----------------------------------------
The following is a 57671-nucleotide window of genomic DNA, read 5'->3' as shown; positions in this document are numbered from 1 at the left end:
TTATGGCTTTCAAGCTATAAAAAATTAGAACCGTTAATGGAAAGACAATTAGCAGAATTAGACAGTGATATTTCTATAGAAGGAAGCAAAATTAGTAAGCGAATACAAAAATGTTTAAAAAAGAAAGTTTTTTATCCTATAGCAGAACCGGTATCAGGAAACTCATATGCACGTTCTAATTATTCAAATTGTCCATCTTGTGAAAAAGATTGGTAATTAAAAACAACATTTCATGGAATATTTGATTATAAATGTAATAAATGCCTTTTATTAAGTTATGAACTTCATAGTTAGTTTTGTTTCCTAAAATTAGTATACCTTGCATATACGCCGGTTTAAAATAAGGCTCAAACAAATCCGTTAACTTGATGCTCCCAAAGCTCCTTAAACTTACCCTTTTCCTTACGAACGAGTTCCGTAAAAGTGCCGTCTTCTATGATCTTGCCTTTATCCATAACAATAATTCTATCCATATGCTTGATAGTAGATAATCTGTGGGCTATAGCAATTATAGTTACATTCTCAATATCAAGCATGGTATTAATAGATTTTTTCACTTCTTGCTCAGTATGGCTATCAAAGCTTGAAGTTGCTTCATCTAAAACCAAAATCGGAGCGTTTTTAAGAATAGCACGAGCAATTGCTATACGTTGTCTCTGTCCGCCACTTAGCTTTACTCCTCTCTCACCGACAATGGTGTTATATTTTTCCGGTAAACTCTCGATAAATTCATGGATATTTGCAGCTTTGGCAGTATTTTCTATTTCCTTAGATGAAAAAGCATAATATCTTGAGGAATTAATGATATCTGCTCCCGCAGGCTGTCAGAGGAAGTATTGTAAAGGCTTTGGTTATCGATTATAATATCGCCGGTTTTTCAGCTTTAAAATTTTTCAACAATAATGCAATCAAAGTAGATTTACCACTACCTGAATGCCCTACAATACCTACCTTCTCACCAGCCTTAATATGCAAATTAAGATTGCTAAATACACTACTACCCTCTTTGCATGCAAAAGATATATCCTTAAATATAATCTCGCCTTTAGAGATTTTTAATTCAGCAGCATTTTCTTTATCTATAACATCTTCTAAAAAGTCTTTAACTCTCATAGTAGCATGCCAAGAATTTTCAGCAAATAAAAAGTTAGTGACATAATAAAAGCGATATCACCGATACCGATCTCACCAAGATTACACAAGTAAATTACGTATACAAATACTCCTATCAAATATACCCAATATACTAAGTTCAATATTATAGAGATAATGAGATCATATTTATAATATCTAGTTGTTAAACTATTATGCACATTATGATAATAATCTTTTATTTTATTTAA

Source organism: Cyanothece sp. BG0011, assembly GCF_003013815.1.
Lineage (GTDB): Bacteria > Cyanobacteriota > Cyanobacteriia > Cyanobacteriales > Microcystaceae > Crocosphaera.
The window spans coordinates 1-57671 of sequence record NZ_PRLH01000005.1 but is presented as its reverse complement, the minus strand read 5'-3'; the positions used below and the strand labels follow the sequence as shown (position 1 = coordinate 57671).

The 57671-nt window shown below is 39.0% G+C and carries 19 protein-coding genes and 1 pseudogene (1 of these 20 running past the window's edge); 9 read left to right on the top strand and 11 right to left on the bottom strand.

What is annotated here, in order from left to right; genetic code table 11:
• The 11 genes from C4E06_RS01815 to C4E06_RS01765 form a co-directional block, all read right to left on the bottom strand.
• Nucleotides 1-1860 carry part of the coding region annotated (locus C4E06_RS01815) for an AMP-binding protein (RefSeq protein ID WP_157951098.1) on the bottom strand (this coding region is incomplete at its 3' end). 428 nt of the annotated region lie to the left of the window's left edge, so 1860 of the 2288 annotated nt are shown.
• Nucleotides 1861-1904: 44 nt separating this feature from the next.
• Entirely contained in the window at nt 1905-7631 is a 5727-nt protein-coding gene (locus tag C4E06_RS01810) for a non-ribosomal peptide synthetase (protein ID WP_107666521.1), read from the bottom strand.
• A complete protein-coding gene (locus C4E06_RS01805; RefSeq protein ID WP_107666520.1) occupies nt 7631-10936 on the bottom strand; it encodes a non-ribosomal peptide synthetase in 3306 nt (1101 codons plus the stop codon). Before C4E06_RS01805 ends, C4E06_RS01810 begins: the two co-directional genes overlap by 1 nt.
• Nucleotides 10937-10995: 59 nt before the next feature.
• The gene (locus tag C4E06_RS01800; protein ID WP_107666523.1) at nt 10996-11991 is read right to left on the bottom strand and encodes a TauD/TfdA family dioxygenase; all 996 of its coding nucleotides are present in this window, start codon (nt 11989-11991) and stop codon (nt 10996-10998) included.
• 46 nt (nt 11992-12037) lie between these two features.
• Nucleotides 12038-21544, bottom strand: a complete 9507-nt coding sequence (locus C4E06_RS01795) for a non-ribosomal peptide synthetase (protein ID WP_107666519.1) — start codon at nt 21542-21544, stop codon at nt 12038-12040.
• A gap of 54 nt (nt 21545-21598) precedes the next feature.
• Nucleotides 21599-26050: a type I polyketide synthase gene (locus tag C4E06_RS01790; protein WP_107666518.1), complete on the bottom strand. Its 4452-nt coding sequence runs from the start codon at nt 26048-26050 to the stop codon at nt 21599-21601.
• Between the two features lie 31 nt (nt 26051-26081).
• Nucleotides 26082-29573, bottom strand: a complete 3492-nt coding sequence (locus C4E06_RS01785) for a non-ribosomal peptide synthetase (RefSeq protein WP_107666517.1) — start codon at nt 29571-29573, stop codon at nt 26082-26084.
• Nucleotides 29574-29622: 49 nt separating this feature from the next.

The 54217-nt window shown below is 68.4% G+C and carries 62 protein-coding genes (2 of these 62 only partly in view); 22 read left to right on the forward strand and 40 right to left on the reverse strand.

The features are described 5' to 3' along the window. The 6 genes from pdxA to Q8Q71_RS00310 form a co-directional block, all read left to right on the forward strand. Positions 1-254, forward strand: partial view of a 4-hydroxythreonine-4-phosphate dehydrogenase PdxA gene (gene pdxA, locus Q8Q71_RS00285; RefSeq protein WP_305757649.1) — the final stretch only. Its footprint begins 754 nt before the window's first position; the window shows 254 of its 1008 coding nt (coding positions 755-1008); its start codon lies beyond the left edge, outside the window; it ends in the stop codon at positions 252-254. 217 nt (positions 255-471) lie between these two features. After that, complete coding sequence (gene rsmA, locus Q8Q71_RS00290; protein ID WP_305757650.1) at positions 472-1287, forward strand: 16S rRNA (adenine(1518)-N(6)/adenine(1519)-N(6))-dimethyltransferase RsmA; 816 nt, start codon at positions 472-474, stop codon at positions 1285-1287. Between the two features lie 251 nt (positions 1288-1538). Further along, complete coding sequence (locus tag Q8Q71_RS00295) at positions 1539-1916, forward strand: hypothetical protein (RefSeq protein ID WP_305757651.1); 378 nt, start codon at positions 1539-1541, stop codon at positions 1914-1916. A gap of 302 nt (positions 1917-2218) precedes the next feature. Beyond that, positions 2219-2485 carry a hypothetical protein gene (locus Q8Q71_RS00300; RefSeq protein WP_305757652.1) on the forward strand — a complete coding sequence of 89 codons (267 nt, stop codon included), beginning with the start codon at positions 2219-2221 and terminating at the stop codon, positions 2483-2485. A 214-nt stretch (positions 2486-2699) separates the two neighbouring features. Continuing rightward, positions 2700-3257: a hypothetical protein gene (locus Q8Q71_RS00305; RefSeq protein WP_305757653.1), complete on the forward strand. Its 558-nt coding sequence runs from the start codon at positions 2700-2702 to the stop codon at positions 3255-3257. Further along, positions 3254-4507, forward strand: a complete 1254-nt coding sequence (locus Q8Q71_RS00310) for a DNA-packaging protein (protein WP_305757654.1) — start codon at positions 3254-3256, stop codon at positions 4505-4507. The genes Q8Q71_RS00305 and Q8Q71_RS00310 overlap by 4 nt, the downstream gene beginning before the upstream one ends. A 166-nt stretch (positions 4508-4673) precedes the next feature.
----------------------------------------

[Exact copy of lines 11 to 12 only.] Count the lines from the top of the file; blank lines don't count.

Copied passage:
• Entirely contained in the window at nt 1905-7631 is a 5727-nt protein-coding gene (locus tag C4E06_RS01810) for a non-ribosomal peptide synthetase (protein ID WP_107666521.1), read from the bottom strand.
• A complete protein-coding gene (locus C4E06_RS01805; RefSeq protein ID WP_107666520.1) occupies nt 7631-10936 on the bottom strand; it encodes a non-ribosomal peptide synthetase in 3306 nt (1101 codons plus the stop codon). Before C4E06_RS01805 ends, C4E06_RS01810 begins: the two co-directional genes overlap by 1 nt.